Engineers squeeze secrets from proteins

Mar 21, 2006

Proteins, one of the basic components of living things, are among the most studied molecules in biochemistry. Understanding how proteins form or "fold" from sequenced strings of amino acids has long been one of the grand challenges of biology.

A common belief holds that the more proteins are confined by their environment, the more stable - or less likely to unfold - they become. Now, as reported on the cover of the March issue of Biophysical Journal, a team of chemical and biological engineers from UW-Madison shows that premise to be untrue. While confinement plays an important role, other factors are also at play.

"Most research in this area looked at proteins in free solution when in fact, most proteins are confined in some way," says Juan de Pablo, a chemical and biological engineer at the University of Wisconsin-Madison. "What we demonstrate for the first time is that the stability of proteins under severe confinement, which is really the relevant way of looking at them for numerous applications, depends on their shape, their size and their interactions with the environment. It is a delicate balance between the energy available to fold the protein and entropy, or it's desire to be in the unfolded state."

De Pablo's research team developed a method to precisely calculate the entropy and determine how much of a protein's stability change upon confinement to attribute to energy and how much to entropy. "This is the important part of the calculation," de Pablo adds.

Protein stability is an incredibly important property in myriad applications, de Pablo says. Consider laundry detergent. A popular ad for detergent once claimed that "protein gets out protein." The idea behind this is that engineered enzymes are at work in the wash breaking down elements of a stain.

"Once a protein is folded, you can actually unfold it or destabilize it, either by heating it up, or by adding solvents to the system, like urea for example, that just destroy the folded structure of the protein. How resilient the protein is to these assaults is what we often call stability," de Pablo says. "Detergents like the ones you use to wash your clothes have enzymes that break the fat in stains. When you put you clothes in hot water in your washing machine, you want your detergents to withstand those high temperatures. So what people do is engineer enzymes that do not unfold when you put them in hot water. They design enzymes that are more stable than normal enzymes at high temperatures."

To better understand protein folding, de Pablo's team built computer models of proteins under different types of confinement. These models were then simulated to gain a better understand of protein stability. Working with the UW-Madison Nanoscale Science and Engineering Center (NSEC), funded by the National Science Foundation, the researchers will continue to refine their models with the goal of confining, folding and measuring the stability of proteins under more realistic conditions.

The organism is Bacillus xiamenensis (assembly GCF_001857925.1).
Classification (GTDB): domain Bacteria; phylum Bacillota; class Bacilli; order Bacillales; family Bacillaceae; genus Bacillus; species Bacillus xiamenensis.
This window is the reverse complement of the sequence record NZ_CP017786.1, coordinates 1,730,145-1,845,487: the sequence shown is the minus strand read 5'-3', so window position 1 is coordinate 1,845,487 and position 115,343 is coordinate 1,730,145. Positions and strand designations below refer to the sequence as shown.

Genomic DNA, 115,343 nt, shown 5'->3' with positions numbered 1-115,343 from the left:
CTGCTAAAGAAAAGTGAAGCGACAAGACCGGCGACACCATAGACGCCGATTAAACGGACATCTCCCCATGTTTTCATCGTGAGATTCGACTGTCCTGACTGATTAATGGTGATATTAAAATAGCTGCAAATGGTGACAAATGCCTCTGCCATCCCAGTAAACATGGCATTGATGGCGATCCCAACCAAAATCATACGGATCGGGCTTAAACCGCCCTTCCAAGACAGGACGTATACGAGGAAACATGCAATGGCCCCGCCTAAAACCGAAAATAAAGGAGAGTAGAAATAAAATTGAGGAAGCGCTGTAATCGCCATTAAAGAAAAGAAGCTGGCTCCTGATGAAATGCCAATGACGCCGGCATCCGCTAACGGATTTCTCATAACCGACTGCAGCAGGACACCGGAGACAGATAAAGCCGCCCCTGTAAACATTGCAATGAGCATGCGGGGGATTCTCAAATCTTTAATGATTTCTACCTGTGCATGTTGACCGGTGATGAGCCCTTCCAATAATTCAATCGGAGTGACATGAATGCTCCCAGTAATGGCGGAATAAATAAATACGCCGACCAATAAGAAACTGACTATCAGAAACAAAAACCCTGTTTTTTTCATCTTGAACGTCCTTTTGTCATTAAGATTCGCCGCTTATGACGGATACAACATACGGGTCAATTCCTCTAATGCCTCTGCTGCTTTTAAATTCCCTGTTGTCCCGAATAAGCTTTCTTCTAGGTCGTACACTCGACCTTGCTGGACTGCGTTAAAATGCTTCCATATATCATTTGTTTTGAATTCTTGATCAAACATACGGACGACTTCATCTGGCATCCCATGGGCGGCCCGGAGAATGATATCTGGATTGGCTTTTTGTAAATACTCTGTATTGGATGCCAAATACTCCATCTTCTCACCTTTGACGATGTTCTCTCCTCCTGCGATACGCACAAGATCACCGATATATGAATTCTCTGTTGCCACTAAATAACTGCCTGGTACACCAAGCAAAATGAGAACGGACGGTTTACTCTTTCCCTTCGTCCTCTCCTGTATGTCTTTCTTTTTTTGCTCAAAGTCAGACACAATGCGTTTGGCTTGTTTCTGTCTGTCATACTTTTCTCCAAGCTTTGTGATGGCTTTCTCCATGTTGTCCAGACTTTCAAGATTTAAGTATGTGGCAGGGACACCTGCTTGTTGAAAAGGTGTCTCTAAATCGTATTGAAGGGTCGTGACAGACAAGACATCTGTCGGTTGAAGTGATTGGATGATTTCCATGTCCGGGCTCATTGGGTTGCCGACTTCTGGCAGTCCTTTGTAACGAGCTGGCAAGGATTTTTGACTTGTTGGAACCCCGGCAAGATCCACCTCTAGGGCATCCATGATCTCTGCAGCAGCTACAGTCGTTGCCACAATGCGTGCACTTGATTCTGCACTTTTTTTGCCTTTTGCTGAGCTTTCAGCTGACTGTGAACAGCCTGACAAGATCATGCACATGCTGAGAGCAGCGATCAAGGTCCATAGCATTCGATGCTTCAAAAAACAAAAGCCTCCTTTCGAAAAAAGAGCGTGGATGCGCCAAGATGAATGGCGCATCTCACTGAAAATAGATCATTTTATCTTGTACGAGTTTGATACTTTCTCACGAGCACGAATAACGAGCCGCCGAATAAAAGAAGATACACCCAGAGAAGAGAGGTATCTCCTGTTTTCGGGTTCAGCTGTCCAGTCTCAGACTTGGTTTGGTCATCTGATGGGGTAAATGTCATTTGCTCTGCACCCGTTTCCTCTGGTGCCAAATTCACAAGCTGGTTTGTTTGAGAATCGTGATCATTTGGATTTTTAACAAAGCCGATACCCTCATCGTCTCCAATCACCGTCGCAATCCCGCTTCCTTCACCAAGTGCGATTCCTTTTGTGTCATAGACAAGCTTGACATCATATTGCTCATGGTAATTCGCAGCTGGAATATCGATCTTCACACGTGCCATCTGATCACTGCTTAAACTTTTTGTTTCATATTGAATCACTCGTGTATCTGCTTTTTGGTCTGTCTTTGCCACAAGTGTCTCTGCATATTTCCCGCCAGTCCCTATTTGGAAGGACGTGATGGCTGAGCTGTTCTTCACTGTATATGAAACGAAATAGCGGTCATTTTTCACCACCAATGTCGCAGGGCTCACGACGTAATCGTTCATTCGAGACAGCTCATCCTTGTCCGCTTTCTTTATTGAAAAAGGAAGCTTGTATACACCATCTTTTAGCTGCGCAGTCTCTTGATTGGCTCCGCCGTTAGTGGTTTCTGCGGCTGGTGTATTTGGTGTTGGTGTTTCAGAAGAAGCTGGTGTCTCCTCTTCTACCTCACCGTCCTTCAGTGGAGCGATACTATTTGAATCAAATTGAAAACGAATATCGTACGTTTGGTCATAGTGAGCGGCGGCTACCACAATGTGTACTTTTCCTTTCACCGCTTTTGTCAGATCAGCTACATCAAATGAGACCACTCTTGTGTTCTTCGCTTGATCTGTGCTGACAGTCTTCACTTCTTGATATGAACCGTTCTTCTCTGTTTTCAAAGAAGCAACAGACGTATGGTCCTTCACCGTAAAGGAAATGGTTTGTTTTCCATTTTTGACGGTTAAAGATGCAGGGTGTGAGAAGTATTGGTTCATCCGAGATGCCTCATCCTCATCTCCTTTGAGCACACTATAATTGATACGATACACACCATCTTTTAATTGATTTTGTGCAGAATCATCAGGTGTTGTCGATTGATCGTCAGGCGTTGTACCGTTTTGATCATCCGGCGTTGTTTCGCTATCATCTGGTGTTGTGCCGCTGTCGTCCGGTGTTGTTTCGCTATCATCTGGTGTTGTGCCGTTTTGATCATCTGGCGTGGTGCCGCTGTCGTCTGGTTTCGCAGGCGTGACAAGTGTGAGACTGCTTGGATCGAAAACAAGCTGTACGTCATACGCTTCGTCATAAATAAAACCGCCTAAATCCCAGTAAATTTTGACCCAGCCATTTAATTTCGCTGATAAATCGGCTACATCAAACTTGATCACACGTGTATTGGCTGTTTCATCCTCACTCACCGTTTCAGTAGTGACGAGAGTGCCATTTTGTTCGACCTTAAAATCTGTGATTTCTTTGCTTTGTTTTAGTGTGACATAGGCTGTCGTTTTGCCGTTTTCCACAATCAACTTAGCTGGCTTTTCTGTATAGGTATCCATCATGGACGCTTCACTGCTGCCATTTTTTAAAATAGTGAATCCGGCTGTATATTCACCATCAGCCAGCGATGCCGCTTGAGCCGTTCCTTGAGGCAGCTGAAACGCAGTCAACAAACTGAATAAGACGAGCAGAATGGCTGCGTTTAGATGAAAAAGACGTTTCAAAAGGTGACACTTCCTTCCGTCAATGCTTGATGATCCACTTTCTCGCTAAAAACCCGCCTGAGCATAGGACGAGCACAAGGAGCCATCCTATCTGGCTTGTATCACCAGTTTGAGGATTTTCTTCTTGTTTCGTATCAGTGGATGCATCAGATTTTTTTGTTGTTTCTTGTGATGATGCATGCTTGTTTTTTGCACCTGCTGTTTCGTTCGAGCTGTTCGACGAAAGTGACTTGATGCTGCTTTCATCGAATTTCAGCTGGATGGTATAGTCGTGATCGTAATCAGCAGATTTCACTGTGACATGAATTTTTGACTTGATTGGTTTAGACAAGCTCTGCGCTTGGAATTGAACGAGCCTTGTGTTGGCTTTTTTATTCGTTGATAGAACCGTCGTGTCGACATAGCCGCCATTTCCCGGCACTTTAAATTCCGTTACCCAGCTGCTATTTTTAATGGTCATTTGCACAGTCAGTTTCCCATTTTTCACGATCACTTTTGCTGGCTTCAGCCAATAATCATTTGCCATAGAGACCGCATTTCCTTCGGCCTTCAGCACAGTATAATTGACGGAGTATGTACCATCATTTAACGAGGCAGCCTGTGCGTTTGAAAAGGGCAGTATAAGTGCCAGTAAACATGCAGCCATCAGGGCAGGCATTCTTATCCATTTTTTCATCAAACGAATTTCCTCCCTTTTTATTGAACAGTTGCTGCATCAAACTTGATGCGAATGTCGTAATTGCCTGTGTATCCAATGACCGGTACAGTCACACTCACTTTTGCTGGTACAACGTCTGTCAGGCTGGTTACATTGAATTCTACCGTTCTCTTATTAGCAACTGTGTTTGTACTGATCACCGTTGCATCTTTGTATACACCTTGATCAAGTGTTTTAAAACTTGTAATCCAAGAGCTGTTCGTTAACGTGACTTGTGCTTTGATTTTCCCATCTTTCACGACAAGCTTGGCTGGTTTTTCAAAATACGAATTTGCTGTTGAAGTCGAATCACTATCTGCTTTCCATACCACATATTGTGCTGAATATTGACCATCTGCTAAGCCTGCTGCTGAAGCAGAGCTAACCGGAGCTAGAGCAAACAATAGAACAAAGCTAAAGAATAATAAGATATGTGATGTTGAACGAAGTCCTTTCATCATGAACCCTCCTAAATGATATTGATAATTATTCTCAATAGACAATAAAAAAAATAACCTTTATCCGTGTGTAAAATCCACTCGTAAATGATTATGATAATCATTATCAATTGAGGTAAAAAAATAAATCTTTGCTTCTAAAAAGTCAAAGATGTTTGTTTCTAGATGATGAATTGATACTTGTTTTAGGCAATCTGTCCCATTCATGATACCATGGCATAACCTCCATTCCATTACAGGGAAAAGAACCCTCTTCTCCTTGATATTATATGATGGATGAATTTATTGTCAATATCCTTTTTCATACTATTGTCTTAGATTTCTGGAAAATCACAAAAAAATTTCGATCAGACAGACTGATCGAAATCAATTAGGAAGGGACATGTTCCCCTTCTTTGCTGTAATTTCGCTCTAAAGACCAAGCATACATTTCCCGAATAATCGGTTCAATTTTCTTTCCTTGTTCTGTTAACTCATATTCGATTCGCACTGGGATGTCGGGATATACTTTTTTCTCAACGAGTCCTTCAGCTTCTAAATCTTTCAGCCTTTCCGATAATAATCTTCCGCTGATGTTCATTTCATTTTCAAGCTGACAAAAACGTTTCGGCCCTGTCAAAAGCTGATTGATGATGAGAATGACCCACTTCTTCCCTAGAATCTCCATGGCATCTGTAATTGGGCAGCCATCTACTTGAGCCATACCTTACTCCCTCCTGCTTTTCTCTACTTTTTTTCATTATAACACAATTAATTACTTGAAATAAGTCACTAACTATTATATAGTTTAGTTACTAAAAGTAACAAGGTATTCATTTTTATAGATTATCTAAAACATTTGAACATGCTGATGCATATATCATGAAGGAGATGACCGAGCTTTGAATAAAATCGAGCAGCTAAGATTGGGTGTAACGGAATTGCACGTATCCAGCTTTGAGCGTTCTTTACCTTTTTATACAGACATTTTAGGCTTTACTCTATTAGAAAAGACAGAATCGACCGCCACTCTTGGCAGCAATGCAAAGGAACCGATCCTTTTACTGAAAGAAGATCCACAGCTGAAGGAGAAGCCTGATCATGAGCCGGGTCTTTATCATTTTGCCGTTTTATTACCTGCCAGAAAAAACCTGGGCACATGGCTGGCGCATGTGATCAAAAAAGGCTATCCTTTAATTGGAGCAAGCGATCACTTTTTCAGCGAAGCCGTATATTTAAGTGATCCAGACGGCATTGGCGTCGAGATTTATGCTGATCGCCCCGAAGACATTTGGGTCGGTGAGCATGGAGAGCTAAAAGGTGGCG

Source: University of Wisconsin-Madison

Explore further: Rural loss and ruin can be avoided

add to favorites email to friend print save as pdf

Related Stories

Atomic structure of key muscle component revealed

Jul 24, 2014

Actin is the most abundant protein in the body, and when you look more closely at its fundamental role in life, it's easy to see why. It is the basis of most movement in the body, and all cells and components ...

Protein evolution follows a modular principle

Jul 23, 2014

Proteins impart shape and stability to cells, drive metabolic processes and transmit signals. To perform these manifold tasks, they fold into complex three-dimensional shapes. Scientists at the Max Planck ...

'Work environment' affects protein properties

Jul 03, 2014

The function of proteins, which fulfil various tasks inside the cells, is often analysed in aqueous buffer solutions. However, it is not known, for example in case of pharmaceutical studies, if they work ...

Recommended for you

Rural loss and ruin can be avoided

1 hour ago

An Australian Reconstruction Development Board needs to be established to help avoid more needless forcing of Australian farmers from their land, a QUT economist has said.

Fragment of Ice Age ivory lion gets its head back

3 hours ago

Archaeologists from the University of Tübingen have found an ancient fragment of ivory belonging to a 40,000 year old animal figurine. Both pieces were found in the Vogelherd Cave in southwestern Germany, ...

User comments : 0